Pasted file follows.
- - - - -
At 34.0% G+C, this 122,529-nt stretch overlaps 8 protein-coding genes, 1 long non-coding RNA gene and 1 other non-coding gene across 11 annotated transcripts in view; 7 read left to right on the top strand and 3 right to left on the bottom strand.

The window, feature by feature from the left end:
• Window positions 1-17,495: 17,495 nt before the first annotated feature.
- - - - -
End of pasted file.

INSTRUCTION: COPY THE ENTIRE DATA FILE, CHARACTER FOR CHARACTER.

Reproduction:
At 34.0% G+C, this 122,529-nt stretch overlaps 8 protein-coding genes, 1 long non-coding RNA gene and 1 other non-coding gene across 11 annotated transcripts in view; 7 read left to right on the top strand and 3 right to left on the bottom strand.

The window, feature by feature from the left end:
• Window positions 1-17,495: 17,495 nt before the first annotated feature.